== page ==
None of them were life-threatening, but all of us had about given up hope of living without pain until we saw a female medical practitioner, and in each of our cases the three different doctors listened to us and were like "shit we are going to take some real action and fix this" -> surgery for my mom and sister, and I finally received specialized medication that allows me to almost never get migraines and treat them immediately when they occur.

I cried in gratitude when I went back to my doctor. Like, sobbed - because no one had taken me seriously, and with very little fanfare and zero doubt she SIGNIFICANTLY improved my quality of life.


@MissMushkila I didn't touch on that issue in my comment but I just wanted to say that my experience, and that of my women friends and family, is sadly consistent with your story. I don't want to default to being as wary of male docs in the way that the docs in our stories are of us; it's hypocritical to engage in the exact behavior we want them to stop. But this problem is all too common and it needs to be called out and fixed. I just don't know *how* we (society) fix it.


@MissMushkila It's a mixed bag in my experience. I had one female doctor completely dismiss what, in retrospect, were clear signs that I had fibroids. The next year I went to a different (also female) doctor, who alerted me to a problem even without me talking about any of the weird symptoms I'd been experiencing (because I had, since the previous doctor, also dismissed my symptoms). Who knows, if the first doctor had listened to me I might have managed to get treatment earlier, possibly avoiding the expense and inconvenience of surgery.

ETA: I'm still really pissed off at that first doctor.


GAAAH I have so much to say on this topic I don't know where to start! Many long stories short, I am very familiar with dismissive docs (one of those involving a doctor telling a teenage girl she had no real knee pain and was just jealous of attention her brother got after his knee surgery...yeah, turns out she has severe osteoarthritis). On the other side of things, I work in health policy and have spent a good bit of time rounding with docs in hospitals, and I've seen how young docs get burned in various ways and why they come to be jaded and skittish about believing patients. But it is simply not acceptable to have a medical system that allows that to happen. The system should be set up to drill down from the most common causes of someone's symptoms to less common to rare, and should include integration of physical and mental health to examine and treat the whole person. Giving up, dismissing patients, accusing people of lying, diagnosing mental health conditions when you are not a mental health practitioner - these are unacceptable behaviors and our system needs to get rid of them. People who are suffering should not have to fight just to be heard. And if psychosomatic symptoms really are THAT common these days, then the system should adjust so that mental health needs take a more primary focus in our overall care delivery (psychs as part of GP practices, for example).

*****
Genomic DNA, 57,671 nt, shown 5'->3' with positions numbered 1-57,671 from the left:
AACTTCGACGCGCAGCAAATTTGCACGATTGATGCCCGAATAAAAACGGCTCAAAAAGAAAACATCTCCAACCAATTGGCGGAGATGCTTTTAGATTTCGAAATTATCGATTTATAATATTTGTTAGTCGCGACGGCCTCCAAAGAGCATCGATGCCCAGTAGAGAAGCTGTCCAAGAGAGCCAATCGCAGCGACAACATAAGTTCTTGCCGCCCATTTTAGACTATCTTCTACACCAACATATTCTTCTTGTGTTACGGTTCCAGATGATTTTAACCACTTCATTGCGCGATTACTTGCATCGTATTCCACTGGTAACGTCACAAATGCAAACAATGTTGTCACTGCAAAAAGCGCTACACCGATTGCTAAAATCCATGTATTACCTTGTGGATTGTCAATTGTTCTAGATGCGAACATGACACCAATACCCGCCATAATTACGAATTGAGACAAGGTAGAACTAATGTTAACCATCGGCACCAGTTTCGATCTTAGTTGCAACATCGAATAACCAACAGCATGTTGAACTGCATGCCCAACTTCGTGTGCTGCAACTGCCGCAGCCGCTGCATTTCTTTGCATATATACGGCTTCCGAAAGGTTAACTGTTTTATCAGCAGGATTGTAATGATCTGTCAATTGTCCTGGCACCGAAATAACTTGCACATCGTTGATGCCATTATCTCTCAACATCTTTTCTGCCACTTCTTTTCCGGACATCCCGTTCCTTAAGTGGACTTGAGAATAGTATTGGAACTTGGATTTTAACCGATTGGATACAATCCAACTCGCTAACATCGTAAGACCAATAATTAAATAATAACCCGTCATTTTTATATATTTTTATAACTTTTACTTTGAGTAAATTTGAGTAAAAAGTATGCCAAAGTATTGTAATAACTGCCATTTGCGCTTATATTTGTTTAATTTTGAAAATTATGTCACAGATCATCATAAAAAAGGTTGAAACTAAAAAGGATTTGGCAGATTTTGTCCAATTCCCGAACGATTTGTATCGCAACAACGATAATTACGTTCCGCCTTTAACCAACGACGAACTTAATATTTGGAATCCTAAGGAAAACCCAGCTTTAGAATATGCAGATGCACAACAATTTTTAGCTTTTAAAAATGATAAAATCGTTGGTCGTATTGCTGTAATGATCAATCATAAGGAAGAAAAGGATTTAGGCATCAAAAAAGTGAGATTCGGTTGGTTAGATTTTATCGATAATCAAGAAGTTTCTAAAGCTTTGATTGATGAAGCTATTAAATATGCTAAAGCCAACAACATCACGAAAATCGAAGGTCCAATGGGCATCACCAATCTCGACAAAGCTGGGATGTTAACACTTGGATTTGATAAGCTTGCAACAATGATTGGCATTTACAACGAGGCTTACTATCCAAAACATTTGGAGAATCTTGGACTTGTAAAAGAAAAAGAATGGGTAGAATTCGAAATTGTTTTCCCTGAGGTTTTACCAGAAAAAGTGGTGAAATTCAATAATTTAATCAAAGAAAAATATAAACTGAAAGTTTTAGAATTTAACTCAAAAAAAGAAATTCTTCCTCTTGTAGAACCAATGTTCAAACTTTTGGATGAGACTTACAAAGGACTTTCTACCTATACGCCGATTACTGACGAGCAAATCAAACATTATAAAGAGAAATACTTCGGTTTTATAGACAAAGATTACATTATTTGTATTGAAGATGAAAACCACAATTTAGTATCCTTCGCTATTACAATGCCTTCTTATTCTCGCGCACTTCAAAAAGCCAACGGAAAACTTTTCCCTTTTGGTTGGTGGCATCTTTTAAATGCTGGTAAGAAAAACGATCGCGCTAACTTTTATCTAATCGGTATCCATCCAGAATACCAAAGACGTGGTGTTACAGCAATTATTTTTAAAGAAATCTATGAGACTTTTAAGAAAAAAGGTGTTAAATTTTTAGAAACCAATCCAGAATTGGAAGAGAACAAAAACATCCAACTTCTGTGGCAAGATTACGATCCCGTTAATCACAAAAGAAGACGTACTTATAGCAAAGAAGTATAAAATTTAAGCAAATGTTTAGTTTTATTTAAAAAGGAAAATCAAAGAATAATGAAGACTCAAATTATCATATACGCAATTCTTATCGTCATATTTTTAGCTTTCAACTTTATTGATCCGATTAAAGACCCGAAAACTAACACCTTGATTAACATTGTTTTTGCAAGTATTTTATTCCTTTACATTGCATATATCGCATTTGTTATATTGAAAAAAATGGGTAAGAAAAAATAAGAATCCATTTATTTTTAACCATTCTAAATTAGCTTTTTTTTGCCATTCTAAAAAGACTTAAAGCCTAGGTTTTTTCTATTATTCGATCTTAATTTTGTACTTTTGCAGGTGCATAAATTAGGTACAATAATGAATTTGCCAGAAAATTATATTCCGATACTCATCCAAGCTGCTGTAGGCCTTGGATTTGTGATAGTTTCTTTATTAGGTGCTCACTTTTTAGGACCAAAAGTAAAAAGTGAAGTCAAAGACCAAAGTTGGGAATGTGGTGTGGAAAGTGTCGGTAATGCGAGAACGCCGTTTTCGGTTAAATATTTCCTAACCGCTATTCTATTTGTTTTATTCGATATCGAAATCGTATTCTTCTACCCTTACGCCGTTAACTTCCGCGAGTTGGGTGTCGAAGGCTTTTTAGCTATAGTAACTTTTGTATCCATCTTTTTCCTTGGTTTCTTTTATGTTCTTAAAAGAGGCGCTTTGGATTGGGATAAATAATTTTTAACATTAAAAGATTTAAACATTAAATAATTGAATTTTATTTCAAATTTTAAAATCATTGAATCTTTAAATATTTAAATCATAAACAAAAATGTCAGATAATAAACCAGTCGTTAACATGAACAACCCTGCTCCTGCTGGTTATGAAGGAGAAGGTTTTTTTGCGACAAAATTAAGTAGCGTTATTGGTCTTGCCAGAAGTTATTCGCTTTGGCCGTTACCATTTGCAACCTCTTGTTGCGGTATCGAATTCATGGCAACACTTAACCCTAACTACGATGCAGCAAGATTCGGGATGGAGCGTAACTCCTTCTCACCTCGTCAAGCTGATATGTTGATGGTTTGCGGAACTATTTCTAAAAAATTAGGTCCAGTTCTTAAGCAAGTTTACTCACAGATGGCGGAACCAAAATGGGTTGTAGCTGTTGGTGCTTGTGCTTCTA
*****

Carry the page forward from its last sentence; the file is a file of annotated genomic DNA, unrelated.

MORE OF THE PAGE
I could go on but I'll stop there.


@bureaucrab I agree with absolutely everything you said!

I keep thinking of those flowcharts in the big fat home/family health reference books my parents used to keep around, where you would search for a symptom and then walk yourself through the flowchart (do you have a fever, y/n, do you have trouble breathing, y/n) and eventually land on "take this OTC medication/call your doctor's office/proceed directly to the ER" after including or ruling out a variety of things. Is there a similar diagnostic tool for clinicians? It seems like it would be more useful than just mentally narrowing down the universe of common/rare things that could cause a symptom based on gut feeling. Like, I get zebras vs. horses, but there has to be a more organized way the way it's done now.


@bowtiesarecool After initially reading this post last night, I wondered the same thing about a diagnostic tool for clinicians. If software like that doesn't already exist, I want to invent it. Like a, not entirely, but sort of, diagnostic TurboTax!


@bureaucrab my doctors - admittedly in the UK's NHS - have definitely used diagnostic flowcharts when dealing with a rare-ish health problem I presented with -- and also the Map of Medicine healthguide system is standard when thinking about treatment options. it seems pretty unlikely that US doctors wouldn't be using similar systems! Maybe they don't like letting patients see that they're using them because it ruins the illusion of doctor-knows-all...